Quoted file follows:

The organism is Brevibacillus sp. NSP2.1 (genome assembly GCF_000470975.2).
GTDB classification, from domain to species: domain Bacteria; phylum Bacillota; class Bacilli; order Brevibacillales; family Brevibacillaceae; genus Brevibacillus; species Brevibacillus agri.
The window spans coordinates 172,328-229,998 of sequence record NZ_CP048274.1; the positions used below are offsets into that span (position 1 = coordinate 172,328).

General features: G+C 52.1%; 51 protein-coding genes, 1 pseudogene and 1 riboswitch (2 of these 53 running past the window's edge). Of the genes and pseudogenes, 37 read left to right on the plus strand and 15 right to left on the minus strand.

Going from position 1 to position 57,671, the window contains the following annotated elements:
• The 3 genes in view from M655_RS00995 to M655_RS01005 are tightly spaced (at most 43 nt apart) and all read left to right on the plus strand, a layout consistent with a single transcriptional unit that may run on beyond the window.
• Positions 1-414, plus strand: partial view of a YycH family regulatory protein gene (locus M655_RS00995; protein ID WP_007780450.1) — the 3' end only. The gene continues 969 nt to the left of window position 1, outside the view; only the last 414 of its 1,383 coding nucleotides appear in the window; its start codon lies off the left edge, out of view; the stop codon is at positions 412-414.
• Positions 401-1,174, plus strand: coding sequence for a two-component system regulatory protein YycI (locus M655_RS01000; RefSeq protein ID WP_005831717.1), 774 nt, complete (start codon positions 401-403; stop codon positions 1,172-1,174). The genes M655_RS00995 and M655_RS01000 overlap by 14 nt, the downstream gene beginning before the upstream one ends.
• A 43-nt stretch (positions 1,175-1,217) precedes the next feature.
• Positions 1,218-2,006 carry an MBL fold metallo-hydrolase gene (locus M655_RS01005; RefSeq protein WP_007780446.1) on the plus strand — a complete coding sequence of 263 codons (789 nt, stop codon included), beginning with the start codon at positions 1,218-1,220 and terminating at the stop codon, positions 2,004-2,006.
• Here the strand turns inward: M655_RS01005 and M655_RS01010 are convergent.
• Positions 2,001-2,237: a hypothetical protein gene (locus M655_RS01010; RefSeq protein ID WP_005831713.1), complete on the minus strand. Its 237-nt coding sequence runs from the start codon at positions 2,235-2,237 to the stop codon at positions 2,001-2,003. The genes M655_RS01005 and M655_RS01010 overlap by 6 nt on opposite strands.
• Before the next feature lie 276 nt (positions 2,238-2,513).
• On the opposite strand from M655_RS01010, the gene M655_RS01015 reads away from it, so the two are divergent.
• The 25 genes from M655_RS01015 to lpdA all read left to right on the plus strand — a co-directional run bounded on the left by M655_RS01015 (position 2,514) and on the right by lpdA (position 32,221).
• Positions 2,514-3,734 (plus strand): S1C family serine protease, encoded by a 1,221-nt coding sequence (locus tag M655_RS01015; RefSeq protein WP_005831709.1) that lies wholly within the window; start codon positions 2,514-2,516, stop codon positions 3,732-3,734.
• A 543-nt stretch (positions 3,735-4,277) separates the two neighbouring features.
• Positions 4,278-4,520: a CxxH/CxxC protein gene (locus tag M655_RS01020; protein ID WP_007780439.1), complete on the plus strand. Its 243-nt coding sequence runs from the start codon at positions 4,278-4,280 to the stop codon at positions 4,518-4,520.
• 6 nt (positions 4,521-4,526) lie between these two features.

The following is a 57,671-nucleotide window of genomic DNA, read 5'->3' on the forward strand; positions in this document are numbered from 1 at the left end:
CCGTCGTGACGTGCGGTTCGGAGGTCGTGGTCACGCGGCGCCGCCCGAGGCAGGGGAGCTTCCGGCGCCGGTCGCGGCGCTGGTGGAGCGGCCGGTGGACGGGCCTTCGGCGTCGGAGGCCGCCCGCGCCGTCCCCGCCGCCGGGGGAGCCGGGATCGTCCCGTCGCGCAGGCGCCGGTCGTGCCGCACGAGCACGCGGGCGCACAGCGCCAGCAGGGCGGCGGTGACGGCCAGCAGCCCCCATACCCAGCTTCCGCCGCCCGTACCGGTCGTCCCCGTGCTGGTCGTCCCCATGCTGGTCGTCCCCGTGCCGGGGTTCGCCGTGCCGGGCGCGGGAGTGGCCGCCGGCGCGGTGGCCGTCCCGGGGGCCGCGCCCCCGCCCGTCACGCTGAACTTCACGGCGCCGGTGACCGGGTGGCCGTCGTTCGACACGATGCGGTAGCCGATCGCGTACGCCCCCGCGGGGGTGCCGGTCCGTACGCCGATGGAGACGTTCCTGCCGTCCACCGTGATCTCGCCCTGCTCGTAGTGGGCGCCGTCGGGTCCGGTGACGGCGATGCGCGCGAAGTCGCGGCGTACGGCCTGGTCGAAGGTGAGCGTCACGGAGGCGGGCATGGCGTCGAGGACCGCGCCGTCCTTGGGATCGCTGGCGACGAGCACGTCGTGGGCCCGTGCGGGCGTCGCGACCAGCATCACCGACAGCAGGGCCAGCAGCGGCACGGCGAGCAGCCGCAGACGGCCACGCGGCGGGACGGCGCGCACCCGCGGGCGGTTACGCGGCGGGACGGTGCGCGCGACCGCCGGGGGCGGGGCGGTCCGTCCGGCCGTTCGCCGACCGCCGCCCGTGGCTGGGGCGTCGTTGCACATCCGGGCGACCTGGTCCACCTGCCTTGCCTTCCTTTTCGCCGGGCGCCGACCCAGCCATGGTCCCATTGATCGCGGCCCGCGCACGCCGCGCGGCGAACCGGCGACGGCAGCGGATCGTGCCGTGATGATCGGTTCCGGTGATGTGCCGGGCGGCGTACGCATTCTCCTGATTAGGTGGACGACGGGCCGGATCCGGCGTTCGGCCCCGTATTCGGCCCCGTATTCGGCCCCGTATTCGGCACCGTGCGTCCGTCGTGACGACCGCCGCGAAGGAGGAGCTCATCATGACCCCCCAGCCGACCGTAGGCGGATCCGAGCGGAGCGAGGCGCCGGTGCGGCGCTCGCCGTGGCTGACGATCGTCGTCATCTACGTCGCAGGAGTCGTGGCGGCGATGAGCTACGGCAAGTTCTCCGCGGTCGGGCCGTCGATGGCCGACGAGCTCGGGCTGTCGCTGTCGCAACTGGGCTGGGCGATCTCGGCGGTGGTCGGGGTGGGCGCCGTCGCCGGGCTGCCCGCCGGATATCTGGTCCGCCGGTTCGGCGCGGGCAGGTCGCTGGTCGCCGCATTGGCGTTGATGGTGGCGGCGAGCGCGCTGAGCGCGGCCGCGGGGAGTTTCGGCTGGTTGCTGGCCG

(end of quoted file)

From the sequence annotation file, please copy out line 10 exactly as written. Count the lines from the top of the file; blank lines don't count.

• Positions 1,218-2,006 carry an MBL fold metallo-hydrolase gene (locus M655_RS01005; RefSeq protein WP_007780446.1) on the plus strand — a complete coding sequence of 263 codons (789 nt, stop codon included), beginning with the start codon at positions 1,218-1,220 and terminating at the stop codon, positions 2,004-2,006.